We could see Borodubur as we explored the rice paddies around the areaWe saw tons of older people at work in the fields, including this man on his bike
This woman was pretty friendly about us stopping by (but some of her peers were not!!)A man tends his flocks among the green
One village had several tofu home industries.  If a home had a big pile of firewood outside the door, you knew they were a tofu-making family.  Inside, they had a small crusher that crushed soybeans that were imported from the USA and/or grown in Indonesia.  Once crushed, they were put to soak in water.  When soggy, acid and heat were added to encourage separating the product into meal – which was skimmed and used to feed animals – and tofu.  Our guide said it was much like the process of making cheese by separating curds and whey.  The mass was then placed into a box frame and settled over a bamboo rack.  It was pressed down to drain all the excess moisture.  When solid, a woman popped it out of the frame, cut it into slices and threw the small chunks into a vat of boiling oil.  Once covered with a fried coating, she sorted them by size into big buckets filled with water.  Early the next morning, they were driven to markets all over the area.   Such a neat process!
Tofu in its raw form and in fried chunksMoving the heavy racks of tofuIt is an all-family affair, with the son helping out as well
Cutting it up to be friedThe cut chunks get boiled in hot oil
Sorting the chunks by sizeTasting the finished product (with a bit of salt)
Susan shows off her new tofu rack!
In another village, we had a go at making our own pottery on a hand wheel.  This home industry took local orders from as far away as Jakarta, employing locals and providing them with a trade and steady income.  This is important, as most villagers in the area do not benefit from the millions of tourist dollars that are generated because of Borobudur.  Most tourists come to the area for a few hours from Jogyakarta and then leave again.  Our local guide was working hard to encourage tourists to spend time in the area, learn about what the locals were doing, and support their entrepreneurial efforts.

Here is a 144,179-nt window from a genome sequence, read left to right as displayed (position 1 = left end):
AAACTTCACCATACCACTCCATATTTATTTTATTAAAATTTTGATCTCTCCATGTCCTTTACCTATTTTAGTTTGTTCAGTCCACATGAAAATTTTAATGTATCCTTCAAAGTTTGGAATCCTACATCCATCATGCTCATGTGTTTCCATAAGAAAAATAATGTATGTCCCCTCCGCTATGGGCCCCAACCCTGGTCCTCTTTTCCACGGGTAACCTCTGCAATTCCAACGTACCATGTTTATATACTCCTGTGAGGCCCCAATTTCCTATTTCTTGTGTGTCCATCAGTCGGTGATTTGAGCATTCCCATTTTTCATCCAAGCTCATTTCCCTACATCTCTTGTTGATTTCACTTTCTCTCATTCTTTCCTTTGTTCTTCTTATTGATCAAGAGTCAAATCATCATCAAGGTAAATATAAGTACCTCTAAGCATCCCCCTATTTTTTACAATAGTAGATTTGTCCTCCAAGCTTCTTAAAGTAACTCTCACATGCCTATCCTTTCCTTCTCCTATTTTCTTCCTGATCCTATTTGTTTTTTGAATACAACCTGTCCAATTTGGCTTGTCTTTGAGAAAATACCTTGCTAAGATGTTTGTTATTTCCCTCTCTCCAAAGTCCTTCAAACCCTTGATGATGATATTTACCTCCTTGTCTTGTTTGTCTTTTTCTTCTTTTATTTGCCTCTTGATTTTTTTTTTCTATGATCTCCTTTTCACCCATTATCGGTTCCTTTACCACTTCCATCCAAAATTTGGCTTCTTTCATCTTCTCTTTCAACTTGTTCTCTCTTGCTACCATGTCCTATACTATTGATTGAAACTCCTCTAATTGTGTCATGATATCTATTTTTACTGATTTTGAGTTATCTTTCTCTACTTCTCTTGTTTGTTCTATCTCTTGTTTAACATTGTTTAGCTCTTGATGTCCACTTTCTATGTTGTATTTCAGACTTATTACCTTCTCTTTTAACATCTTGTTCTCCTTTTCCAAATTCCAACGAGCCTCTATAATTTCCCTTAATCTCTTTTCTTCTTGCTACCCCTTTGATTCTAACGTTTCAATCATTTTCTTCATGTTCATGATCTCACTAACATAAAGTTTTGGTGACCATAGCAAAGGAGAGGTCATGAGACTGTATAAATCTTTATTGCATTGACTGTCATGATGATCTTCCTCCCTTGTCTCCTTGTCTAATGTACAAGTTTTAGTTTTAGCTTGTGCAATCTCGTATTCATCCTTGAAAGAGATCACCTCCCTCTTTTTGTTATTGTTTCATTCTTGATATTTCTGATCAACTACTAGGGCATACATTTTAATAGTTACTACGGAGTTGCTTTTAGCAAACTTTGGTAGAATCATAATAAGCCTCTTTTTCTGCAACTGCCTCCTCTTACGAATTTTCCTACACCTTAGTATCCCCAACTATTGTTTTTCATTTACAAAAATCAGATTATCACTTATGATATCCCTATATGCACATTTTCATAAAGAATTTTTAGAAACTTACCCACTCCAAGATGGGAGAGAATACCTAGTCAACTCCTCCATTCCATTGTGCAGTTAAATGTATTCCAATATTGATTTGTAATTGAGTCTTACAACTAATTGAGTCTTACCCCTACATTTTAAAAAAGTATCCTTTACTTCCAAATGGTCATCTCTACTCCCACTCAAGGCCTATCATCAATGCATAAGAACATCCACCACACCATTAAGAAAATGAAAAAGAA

We got down and dirty, creating potteryworkBreck had quite a lot of fun getting his candle holder "just so"
Alea takes her turn, making an incense burner/aromatherapy thingySusan works hard on her piece
But the favorite part about the pottery place? The baby ducks!As everything was drying, the kids cuddled with the ducklings kept in the family's home
Our stuff came out before it was completely set, but we were able to pack it back to Jakarta (almost) completely fine


(more info from our Winter Break trip – we’ve already spent time on the islands of Gili Trawangan snd Lombok getting certified to dive, and spent some time in the city of Yogyakarta. This is the recap of a day trip we took from Yogya to the Hindu temple complex at Prambanan)

Prambanan is the largest Hindu temple ensemble in Java.  Constructed between the 8th and 10th centuries, it represents the peaceful co-existence of Buddhism and Hinduism in Java before the arrival of Islam.  The three largest temples are dedicated to Brahman, Shiva and Vishnu, but Buddhist symbols are sprinkled everywhere.  Some historians believe a violent eruption from Agung Merapi in the 16th century caused the evacuation of this site and subsequent move of Javanese rulers to East Java.  2006 brought an earthquake which caused severe damage to the site.  Fortunately for us, much repair work has been done.  However, tourists are still unable to enter the interiors  of several of the temples because of on-going restoration work to stabilize the ruins.

Overview of the Prambanan siteStutzes on the stairwellPrambanan's silhouette against the rain clouds

Candi Shiva is the largest and tallest temple.  The story of Ram, Sita and Hanuman, which we know so well from our years celebrating Diwali in India, is carved along its lower panels.  Medallions around the base have the kalpatura (tree of life) with half-human/half-bird kinnara flying overhead.  There are three statues on the inside of the temple, but tourists are not able to view them.  Copies are in the museum – a four-armed Shiva (notable because he stands on a lotus flower – typical symbol of Buddhism), Agastya as an incarnation of Shiva the teacher, and Ganesha, the familiar Elephant-headed God from our time in India. In a separate chamber, there is a statue of Durga, Shiva’s consort, killing a monster-demon.

Inside one of the templesPrambanan spiresSmiles among the ruins

Candi Vishnu has the story of Lord Krishna on its panels.  Visitors can ascend this temple and see the huge four armed statue of Vishnu as Preserver in the interior.

Breck expresses his displeasure at being photographedMeditatiingThe storms roll in

Candi Brahma has the final episodes of the Ramayana carved on its panels.  It, like Candi Vishnu, has a huge and fascinating ‘monster‘ mouth for it main portal.  Our guide at Borobudur said that temples that have this mouth are designed to remind people to control their words and think about the power that words have.  We are not sure that this is true, but it is a good reminder, none-the-less!    A huge four-headed statue of Brahama the creator resides inside this temple.